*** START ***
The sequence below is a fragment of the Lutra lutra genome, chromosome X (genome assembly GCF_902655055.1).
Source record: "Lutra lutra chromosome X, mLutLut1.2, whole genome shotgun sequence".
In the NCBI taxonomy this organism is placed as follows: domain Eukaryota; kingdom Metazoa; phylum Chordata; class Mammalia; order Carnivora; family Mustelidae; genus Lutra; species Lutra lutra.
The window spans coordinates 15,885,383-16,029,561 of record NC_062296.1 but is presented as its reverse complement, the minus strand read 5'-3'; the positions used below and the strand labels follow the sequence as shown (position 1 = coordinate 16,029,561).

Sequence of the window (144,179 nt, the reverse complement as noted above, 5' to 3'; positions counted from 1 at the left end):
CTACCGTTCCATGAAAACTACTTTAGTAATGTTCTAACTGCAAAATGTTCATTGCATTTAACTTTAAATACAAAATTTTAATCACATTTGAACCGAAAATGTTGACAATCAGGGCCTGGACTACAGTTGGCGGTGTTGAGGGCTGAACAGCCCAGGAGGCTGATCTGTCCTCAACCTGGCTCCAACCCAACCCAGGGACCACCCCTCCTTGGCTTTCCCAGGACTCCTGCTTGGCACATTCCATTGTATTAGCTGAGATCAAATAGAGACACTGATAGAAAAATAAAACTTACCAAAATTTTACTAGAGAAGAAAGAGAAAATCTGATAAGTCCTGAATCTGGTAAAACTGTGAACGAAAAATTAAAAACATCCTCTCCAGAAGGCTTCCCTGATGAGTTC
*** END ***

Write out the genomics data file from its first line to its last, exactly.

The sequence below is a fragment of the Lutra lutra genome, chromosome X (genome assembly GCF_902655055.1).
Source record: "Lutra lutra chromosome X, mLutLut1.2, whole genome shotgun sequence".
In the NCBI taxonomy this organism is placed as follows: domain Eukaryota; kingdom Metazoa; phylum Chordata; class Mammalia; order Carnivora; family Mustelidae; genus Lutra; species Lutra lutra.
The window spans coordinates 15,885,383-16,029,561 of record NC_062296.1 but is presented as its reverse complement, the minus strand read 5'-3'; the positions used below and the strand labels follow the sequence as shown (position 1 = coordinate 16,029,561).

Sequence of the window (144,179 nt, the reverse complement as noted above, 5' to 3'; positions counted from 1 at the left end):
CTACCGTTCCATGAAAACTACTTTAGTAATGTTCTAACTGCAAAATGTTCATTGCATTTAACTTTAAATACAAAATTTTAATCACATTTGAACCGAAAATGTTGACAATCAGGGCCTGGACTACAGTTGGCGGTGTTGAGGGCTGAACAGCCCAGGAGGCTGATCTGTCCTCAACCTGGCTCCAACCCAACCCAGGGACCACCCCTCCTTGGCTTTCCCAGGACTCCTGCTTGGCACATTCCATTGTATTAGCTGAGATCAAATAGAGACACTGATAGAAAAATAAAACTTACCAAAATTTTACTAGAGAAGAAAGAGAAAATCTGATAAGTCCTGAATCTGGTAAAACTGTGAACGAAAAATTAAAAACATCCTCTCCAGAAGGCTTCCCTGATGAGTTC